By Virginia Benosa-Llorin, Senior Campaigner
Greenpeace Philippines

A recent UN report, titled “The Human Cost of Disasters,” showed that a total of 149 million Filipinos have been affected by 304 disasters in the past two decades, mainly climate disasters. Within this number are hundreds of thousands of farmers and fisherfolk whose livelihood sources are consistently devastated by strong typhoons, droughts, and sea level rise.

This proves that farmer and fisherfolk communities, inarguably the backbone of our economy, have already been grappling with their worst adversary even before the COVID19 pandemic exposed the challenges they face.

In a series of online forums organized by Greenpeace, in partnership with Rice Watch Action Network, the country’s food producers shared with us firsthand that they are burdened with the day-to-day effects of the climate crisis, along with inaccessible financial systems and unjust trade policies.

Ka Pablo Rosales, National President of PANGISDA, said in a webinar: “Kaming mga mangingisda ay may dakilang tungkulin na kunin ang produkto ng karagatan upang dalhin sa pamilihan, upang madala rin sa hapag-kainan ng mga mamamayan. Paano na kung sira na ang pangisdaan? Ano pa ang produkto ang mabibili ng pamayanan?” (It is the fisherfolks’ role to catch fish so our communities will have something to eat. If our fishing grounds continue to be threatened, how will we be able to produce food for the consumers?)

The changing weather has seen families of food producers struggle to make ends meet—going without enough to eat and dragged deeper into poverty due to livelihood losses. In 2019 alone, prolonged drought caused by an El Niño event affected nearly 250,000 farmers and fisherfolk and damaged crops and fisheries yields worth P7.96-billion in May, while in December, heavy rains brought on by Typhoon Tisoy (international name Kammuri) left P3.67-billion worth of agricultural damages.

But while they bear the brunt of the climate crisis, farmers and fisherfolk are also leading the clamor for solutions, actions, and accountability to keep their communities and our food systems afloat amid a dangerously changing climate.

Farmers and fisherfolk from various Philippine provinces, such as Bataan, Quezon, and Camarines Norte, are among the brave Filipinos to call for climate justice, when they filed a petition at the Commission on Human Rights (CHR) in 2015 seeking to investigate the responsibility of 47 investor-owned fossil fuel companies for their contribution to the climate crisis.

Through the petition, they seek the protection of their rights to life, livelihood, shelter, and their children’s future from the climate crisis, which is fueled by the destructive activities of the fossil fuel industry. Once released, the petition’s resolution can provide a legal and political backbone to secure the future of Filipino communities from the worst impacts of the climate crisis.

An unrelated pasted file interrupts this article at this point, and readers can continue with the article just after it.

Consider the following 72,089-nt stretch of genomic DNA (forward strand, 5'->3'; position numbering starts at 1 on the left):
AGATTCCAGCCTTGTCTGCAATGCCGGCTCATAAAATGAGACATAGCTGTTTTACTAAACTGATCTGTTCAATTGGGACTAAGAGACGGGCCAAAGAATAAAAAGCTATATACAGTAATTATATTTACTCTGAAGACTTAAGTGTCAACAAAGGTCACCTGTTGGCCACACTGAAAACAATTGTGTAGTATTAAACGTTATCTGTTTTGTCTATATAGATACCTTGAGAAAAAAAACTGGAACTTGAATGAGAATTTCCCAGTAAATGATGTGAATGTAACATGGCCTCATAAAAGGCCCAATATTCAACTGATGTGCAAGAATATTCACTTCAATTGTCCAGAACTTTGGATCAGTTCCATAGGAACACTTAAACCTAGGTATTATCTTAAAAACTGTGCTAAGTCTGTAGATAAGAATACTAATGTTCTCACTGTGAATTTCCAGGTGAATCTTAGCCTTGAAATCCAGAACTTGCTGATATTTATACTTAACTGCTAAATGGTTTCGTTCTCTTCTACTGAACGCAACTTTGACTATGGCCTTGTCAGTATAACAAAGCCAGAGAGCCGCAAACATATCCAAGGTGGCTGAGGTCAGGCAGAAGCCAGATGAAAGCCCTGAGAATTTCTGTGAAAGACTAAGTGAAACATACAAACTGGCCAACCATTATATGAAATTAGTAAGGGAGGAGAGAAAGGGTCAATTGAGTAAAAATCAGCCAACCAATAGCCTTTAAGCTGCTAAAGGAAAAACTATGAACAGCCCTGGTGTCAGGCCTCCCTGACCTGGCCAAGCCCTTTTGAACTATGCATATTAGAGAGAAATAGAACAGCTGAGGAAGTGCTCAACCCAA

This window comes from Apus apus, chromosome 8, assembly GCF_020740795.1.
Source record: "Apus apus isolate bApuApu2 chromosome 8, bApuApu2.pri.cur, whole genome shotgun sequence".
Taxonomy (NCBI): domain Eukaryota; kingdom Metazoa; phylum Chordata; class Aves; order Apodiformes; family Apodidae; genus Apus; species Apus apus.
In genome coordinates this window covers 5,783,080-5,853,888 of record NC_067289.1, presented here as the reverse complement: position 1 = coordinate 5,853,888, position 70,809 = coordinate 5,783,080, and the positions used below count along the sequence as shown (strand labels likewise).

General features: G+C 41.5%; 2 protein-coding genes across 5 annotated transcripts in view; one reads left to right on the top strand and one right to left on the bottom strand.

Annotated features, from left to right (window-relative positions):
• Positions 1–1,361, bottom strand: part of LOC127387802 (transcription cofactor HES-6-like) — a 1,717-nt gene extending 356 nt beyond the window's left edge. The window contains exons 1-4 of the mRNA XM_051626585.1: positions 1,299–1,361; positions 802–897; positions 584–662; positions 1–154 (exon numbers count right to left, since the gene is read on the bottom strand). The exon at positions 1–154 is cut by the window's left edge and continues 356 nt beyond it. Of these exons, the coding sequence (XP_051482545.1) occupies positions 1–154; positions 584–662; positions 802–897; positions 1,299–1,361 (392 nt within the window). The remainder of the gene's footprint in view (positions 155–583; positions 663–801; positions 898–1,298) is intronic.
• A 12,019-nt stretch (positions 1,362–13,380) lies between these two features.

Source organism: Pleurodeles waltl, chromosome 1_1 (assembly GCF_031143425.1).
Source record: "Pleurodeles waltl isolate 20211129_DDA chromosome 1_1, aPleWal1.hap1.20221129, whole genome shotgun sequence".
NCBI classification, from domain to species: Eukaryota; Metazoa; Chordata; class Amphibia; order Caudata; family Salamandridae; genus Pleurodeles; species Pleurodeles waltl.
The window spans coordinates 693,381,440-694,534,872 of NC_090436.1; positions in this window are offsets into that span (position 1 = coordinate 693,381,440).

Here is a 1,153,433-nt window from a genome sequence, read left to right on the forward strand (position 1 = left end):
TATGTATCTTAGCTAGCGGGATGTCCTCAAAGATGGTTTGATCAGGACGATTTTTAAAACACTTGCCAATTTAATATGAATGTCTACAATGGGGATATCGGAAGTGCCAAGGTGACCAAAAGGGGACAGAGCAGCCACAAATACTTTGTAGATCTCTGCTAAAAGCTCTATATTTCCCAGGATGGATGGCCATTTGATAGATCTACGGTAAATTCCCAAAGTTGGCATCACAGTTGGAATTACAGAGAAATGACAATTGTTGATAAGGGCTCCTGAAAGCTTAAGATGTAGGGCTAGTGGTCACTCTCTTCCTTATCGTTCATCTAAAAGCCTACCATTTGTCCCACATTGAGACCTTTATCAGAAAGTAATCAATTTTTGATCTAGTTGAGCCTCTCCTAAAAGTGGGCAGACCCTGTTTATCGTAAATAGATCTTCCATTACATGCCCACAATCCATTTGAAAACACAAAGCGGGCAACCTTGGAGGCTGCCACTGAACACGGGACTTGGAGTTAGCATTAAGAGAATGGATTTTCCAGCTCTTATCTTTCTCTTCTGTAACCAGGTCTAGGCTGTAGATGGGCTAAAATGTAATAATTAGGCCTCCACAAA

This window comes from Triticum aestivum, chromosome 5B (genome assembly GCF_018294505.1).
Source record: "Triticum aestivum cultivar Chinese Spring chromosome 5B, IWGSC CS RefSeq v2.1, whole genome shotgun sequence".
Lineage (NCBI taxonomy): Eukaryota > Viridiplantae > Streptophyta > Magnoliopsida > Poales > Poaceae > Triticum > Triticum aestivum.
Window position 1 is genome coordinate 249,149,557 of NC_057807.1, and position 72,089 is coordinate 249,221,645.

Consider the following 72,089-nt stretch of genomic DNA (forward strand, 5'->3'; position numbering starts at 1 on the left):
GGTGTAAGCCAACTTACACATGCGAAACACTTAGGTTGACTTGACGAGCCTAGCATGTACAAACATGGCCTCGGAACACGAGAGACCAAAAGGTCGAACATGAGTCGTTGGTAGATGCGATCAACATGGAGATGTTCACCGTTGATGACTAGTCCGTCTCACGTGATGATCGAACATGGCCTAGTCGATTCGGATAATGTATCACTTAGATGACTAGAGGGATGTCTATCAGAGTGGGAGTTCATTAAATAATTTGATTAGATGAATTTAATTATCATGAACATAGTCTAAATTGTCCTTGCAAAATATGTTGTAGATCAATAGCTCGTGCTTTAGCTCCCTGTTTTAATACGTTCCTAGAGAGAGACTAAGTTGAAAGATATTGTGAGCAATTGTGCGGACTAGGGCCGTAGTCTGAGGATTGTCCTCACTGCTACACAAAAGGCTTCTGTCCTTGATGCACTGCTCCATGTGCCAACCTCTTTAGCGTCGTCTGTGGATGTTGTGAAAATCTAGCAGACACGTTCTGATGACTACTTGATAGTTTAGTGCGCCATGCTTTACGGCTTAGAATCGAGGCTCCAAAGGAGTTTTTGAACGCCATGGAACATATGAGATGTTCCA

For them, this petition is a lifeline—not only for their families, but for all Filipinos whose food security is threatened with the disruption of agricultural productivity.



The struggles of farmers and fisherfolk, along with other vulnerable sectors, are what compel environmental organizations, such as Greenpeace Philippines, to call on the Philippine government to issue a Climate Emergency Declaration. Declaring a Climate Emergency will put climate action at the center of the government’s policy-making and will put forward efforts to transition to a low-carbon pathway through the phaseout of coal and fossil fuel investments. This will also strengthen communities’ call to hold fossil fuel companies accountable for the climate crisis, thus advancing the call for climate justice.

On World Food Day, as the world highlights the theme “Grow, Nourish, Sustain. Together. Our Actions are our Future,” hundreds of thousands of food producers are once again threatened as they face the aftermath of Typhoon Ofel. This means hundreds of tons of destroyed crops, wasted capital, mounting debts, and another harvest season wasted.

When President Rodrigo Duterte asked world leaders to honor their commitments to combat the crisis because Filipinos cannot afford to suffer more, we think of the country’s food producers and how, ironically, they struggle to put food on their families’ tables, on top of disruption of access to their livelihoods.

This is a reminder that we cannot talk about growing, nourishing, and sustaining our food systems without addressing the issue of accountability and taking urgent actions amid the climate emergency.

The fight of our food producers is our fight too–one that requires urgency for the attainment of climate justice for farmers, fisherfolk, and every Filipino.